Thanks for letting the readership know how things really are Greg. The public is truly oblivious of the revolution that is going on in the media, journalism and the arts in general. Most realize that they are consuming things differently now, but are totally unaware of the economic impact.

    Its always been tough, but never been tougher even though it is easier to get your 15 minutes of fame, it is harder to monetize your talents.

  3. Eric Gleason says:

    After reading Greg Bell’s post, reading this article, and watching some Sawyer Fredericks clips, I’m a little puzzled by the whole thing.

    Fredericks is talented, but I don’t think he’s the most talented local musician I’ve seen. He’s young with a lot of room to grow, and can probably hold his own with some of the best acts in the area. Seeing him make it very far on the Voice reinforces my belief that there’s more to getting on “reality” competition shows than just beating out the competition.

    There certainly are not hundreds of people around here who are more talented and not getting their due, though there may be a few dozen. Over the past several decades? Sure, lots of and lots of people from the area have found how hard it is to get a good gig at a local bar, much less make it to the regional or national scene.

  4. John Chiara says:

    I understand that Sawyer was ASKED to audition. The TV show wants to attract viewers and I am sure they have formulas for doing so. I think he is pretty good, but not my style if simply from an energy perspective. I could not see paying to go see him perform. The events the News covered were sponsored, free admission events….totally advertising and marketing for The Voice. And his eyes NEVER smile..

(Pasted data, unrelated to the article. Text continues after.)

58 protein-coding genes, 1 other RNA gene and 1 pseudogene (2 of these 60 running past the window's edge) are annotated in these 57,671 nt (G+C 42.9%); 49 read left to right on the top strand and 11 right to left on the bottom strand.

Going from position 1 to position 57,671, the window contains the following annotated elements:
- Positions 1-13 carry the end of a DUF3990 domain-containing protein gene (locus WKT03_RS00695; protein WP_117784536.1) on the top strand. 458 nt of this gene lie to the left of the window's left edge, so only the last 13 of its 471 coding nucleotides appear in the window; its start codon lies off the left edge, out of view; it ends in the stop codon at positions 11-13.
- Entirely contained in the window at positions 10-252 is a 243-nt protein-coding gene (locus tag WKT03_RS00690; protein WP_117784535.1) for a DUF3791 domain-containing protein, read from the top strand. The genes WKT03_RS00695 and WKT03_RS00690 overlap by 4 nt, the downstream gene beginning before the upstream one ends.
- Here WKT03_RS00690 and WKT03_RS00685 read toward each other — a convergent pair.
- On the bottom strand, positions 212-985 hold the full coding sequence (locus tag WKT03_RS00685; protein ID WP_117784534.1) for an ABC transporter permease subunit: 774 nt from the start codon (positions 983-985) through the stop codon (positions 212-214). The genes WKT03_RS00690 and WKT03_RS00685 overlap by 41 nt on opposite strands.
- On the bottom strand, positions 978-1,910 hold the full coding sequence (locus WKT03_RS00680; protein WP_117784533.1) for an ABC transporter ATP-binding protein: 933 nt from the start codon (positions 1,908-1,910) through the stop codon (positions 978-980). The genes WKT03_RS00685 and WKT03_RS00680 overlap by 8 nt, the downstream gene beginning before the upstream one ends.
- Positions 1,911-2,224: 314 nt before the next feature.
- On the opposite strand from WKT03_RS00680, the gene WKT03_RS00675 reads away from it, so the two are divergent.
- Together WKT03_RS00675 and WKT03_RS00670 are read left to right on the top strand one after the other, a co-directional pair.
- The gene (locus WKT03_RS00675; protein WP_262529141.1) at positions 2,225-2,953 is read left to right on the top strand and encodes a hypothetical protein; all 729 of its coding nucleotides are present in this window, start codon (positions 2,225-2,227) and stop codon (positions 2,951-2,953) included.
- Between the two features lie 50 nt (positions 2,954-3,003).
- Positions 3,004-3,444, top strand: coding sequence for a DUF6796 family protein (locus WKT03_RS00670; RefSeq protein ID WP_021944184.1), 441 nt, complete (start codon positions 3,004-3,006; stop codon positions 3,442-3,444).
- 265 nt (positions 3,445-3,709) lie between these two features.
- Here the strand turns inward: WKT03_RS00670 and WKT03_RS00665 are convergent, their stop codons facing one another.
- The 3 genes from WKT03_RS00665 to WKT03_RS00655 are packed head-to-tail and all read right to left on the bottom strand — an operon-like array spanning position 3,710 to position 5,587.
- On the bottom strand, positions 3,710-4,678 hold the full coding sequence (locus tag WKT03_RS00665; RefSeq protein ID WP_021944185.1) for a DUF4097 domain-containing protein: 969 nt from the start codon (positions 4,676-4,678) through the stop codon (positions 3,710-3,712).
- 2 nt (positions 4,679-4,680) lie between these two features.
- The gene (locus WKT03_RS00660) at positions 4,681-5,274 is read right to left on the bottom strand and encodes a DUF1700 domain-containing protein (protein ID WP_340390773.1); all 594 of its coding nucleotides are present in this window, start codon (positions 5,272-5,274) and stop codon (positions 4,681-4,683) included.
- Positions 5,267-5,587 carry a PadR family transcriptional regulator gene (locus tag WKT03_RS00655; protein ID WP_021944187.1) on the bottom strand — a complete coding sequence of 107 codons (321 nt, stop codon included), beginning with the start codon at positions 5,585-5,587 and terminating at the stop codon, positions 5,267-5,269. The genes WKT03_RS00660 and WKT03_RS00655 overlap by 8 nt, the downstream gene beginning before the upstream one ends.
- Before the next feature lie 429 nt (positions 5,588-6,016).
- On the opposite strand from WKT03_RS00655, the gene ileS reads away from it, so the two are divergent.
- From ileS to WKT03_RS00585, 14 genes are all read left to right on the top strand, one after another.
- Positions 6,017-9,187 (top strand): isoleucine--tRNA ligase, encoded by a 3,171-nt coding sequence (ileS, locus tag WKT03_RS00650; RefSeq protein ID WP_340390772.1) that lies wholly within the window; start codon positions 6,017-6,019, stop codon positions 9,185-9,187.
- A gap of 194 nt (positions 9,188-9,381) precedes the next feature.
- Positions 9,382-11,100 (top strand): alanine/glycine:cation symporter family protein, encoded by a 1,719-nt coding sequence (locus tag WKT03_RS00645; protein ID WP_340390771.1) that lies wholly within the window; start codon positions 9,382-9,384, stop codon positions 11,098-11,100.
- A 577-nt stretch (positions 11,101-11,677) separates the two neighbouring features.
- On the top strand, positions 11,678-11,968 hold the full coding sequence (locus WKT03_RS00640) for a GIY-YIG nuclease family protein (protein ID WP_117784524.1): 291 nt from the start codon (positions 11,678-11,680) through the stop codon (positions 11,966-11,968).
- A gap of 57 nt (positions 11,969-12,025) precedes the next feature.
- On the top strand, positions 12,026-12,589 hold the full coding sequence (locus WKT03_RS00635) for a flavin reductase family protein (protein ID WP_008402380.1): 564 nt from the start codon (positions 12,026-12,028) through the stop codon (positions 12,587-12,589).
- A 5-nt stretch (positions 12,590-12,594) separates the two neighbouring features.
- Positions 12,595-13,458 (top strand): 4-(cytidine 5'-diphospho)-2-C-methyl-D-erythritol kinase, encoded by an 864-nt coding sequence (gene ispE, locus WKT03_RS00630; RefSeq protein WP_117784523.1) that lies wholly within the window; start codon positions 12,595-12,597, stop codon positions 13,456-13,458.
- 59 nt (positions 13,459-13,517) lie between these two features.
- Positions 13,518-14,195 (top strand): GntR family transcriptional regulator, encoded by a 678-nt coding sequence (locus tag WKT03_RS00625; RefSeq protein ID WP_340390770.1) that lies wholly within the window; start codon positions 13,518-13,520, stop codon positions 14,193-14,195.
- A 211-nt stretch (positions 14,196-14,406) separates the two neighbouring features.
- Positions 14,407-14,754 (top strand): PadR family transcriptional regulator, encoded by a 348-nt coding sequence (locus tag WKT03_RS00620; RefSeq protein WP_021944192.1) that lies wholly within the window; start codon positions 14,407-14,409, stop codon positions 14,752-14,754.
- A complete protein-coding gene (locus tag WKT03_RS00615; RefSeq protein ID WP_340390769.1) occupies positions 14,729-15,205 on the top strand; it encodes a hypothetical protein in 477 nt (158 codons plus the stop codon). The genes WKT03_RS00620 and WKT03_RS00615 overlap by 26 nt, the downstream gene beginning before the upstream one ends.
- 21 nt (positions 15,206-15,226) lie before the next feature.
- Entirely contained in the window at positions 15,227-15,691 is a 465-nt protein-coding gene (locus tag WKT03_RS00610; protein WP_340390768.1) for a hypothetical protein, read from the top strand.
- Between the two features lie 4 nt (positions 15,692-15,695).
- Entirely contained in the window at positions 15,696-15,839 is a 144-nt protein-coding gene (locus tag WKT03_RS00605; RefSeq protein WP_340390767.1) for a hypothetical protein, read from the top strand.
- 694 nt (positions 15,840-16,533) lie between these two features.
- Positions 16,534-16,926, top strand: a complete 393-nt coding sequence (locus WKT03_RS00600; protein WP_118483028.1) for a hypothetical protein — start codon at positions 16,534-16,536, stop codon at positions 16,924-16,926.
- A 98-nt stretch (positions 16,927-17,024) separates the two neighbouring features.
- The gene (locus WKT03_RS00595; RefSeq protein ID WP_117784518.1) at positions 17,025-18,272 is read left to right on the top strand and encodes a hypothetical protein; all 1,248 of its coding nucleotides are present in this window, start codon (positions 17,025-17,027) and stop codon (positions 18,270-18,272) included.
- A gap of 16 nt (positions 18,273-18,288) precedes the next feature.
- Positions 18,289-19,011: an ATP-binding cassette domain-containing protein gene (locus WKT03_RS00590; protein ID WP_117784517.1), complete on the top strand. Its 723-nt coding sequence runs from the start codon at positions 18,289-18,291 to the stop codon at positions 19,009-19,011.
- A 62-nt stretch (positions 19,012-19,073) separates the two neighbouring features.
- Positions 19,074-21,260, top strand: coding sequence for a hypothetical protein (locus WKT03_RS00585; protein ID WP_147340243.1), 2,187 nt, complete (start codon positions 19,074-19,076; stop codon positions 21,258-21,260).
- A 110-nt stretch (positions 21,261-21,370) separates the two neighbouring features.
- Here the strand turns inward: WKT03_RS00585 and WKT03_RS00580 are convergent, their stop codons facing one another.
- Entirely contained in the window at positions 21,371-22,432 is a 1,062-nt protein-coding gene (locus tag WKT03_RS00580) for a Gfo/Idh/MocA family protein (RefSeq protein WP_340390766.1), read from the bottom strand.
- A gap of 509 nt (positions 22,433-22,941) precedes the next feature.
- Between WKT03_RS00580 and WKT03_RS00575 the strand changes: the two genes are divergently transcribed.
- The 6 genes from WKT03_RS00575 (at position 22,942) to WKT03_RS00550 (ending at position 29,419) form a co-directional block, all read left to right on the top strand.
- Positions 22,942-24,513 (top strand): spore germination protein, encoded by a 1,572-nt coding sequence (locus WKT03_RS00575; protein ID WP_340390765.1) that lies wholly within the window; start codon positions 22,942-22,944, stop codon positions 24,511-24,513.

Local musicians should do what they love…and seek professional management if they want anything more than local gigs.

  5. Stanley A. Johnson says:

    Go Sawyer, you are one of the best young performers I’ve ever seen from this area.
    As far as covering open mic nights for Nippertown, I’ve thought about it. Perhaps if we had an updated list of open-mic night at different venues something could happen.
    But the politics of such things could prove to be thorny, particularly in deciding which venues to cover. My guess is that there are probably about twenty open-mic nights per month in greater Nippertown, maybe more. I wouldn’t consider Karaoke the same as open-mic for these purposes, although some might disagree.
    What would be the best way of covering those who try but fall far short of the mark? It takes a lot of courage to get up in front of a crowd, but usually an audience will give polite applause, even in the worst cases.
    I have embarrassed myself multiple times on stage in the past at jam sessions, which are a variation of open mic where a bunch of strangers who have never played together try to stay more or less in tune on a song they more or less know. I believe every player needs this experience because it requires actually listening to the other players and, after a few beers, it can sometimes sound pretty good.
    But the audience sometimes must also sit through some pretty dire stuff. I don’t believe in being a hater just because things get a little sloppy or because I didn’t understand the poetry or get the jokes. But as any reader of the comments section knows, some pretty hurtful stuff gets posted. (Most open-mic performers, except for the host band who supplies the sound system, only get paid in applause or with a shared tip jar.)
    This website has a reputation for being a local community booster. Perhaps you know where the next Sawyer is playing. Let’s find out.